Extramedullary Disease in Adult Acute Myeloid Leukemia Is Common but Lacks Independent Significance: Analysis of Patients in ECOG-ACRIN Cancer Research Group Trials, 1980-2008. Academic Article uri icon

Overview

abstract

  • Purpose Extramedullary disease (EMD) at diagnosis in patients with acute myeloid leukemia (AML) has been recognized for decades. Reported herein are results from a large study of patients with AML who were treated in consecutive ECOG-ACRIN Cancer Research Group frontline clinical trials in an attempt to define the incidence and clinical implications of EMD. Methods Patients with newly diagnosed AML, age 15 years and older, who were treated in 11 clinical trials, were studied to identify EMD, as defined by physical examination, laboratory findings, and imaging results. Results Of the 3,522 patients enrolled, 282 were excluded, including patients with acute promyelocytic leukemia, incorrect diagnosis, or no adequate assessment of EMD at baseline. The overall incidence of EMD was 23.7%. The sites involved were: lymph nodes (11.5%), spleen (7.3%), liver (5.3%), skin (4.5%), gingiva (4.4%), and CNS (1.1%). Most patients (65.3%) had only one site of EMD, 20.9% had two sites, 9.5% had three sites, and 3.4% had four sites. The median overall survival was 1.035 years. In univariable analysis, the presence of any EMD ( P = .005), skin involvement ( P = .002), spleen ( P < .001), and liver ( P < .001), but not CNS ( P = .34), nodal involvement ( P = .94), and gingival hypertrophy ( P = .24), was associated with a shorter overall survival. In contrast, in multivariable analysis, adjusted for known prognostic factors such as cytogenetic risk and WBC count, neither the presence of EMD nor the number of specific sites of EMD were independently prognostic. Conclusion This large study demonstrates that EMD at any site is common but is not an independent prognostic factor. Treatment decisions for patients with EMD should be made on the basis of recognized AML prognostic factors, irrespective of the presence of EMD.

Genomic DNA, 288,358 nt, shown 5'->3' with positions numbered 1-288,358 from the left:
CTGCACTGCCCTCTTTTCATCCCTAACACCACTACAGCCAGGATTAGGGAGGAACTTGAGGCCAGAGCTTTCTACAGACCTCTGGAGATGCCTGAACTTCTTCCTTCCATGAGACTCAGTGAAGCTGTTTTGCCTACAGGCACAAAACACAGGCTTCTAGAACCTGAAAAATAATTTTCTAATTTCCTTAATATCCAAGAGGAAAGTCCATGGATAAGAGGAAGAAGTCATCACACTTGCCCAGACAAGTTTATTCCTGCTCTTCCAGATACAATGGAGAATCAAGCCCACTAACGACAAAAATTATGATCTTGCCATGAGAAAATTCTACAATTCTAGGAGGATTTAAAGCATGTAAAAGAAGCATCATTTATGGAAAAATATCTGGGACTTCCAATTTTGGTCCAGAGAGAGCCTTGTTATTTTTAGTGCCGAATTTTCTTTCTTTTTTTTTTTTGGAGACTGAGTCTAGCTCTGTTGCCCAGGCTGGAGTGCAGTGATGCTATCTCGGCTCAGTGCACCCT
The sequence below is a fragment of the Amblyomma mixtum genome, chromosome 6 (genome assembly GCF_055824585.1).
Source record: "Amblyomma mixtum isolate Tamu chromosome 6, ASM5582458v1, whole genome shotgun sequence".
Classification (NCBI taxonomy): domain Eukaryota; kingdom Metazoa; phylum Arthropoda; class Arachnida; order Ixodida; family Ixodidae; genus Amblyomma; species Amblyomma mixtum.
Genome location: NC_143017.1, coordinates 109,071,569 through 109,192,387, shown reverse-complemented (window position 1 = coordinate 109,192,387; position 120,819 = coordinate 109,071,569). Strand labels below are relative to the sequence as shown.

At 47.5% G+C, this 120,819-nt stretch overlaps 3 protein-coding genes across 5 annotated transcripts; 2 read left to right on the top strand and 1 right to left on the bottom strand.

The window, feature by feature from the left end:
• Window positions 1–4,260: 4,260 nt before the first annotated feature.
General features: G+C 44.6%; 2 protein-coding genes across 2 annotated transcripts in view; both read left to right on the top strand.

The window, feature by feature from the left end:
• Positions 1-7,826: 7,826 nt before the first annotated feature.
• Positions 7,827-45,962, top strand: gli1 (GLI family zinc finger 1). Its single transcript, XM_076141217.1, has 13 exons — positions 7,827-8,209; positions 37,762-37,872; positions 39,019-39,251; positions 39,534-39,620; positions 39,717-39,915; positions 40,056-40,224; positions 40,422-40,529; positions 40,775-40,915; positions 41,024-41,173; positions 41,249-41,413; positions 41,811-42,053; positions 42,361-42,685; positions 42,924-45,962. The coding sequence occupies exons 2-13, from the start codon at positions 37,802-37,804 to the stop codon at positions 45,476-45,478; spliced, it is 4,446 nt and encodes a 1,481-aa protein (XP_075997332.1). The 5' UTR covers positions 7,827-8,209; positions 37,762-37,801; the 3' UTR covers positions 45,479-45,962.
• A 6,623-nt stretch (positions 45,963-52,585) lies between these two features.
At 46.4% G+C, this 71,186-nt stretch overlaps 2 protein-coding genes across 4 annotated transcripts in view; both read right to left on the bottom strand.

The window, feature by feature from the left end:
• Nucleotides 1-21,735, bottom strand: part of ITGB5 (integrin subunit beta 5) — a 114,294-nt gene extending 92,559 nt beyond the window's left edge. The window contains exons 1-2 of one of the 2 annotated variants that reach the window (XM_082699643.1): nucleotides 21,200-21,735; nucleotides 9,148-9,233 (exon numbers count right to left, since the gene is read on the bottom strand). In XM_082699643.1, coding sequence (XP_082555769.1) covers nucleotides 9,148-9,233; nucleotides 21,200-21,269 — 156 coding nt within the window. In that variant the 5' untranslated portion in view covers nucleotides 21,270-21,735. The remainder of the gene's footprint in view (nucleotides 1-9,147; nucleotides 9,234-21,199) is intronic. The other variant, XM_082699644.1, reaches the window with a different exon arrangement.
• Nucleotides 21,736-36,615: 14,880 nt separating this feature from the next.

publication date

  • October 10, 2016

Research

keywords

  • Academic Article

Identity

Language

  • eng

PubMed Central ID

  • PMC5074349

Digital Object Identifier (DOI)

  • 10.1200/JCO.2016.67.5892

PubMed ID

  • 27573652

Additional Document Info

start page

  • 3544

end page

  • 3553

volume

  • 34

number

  • 29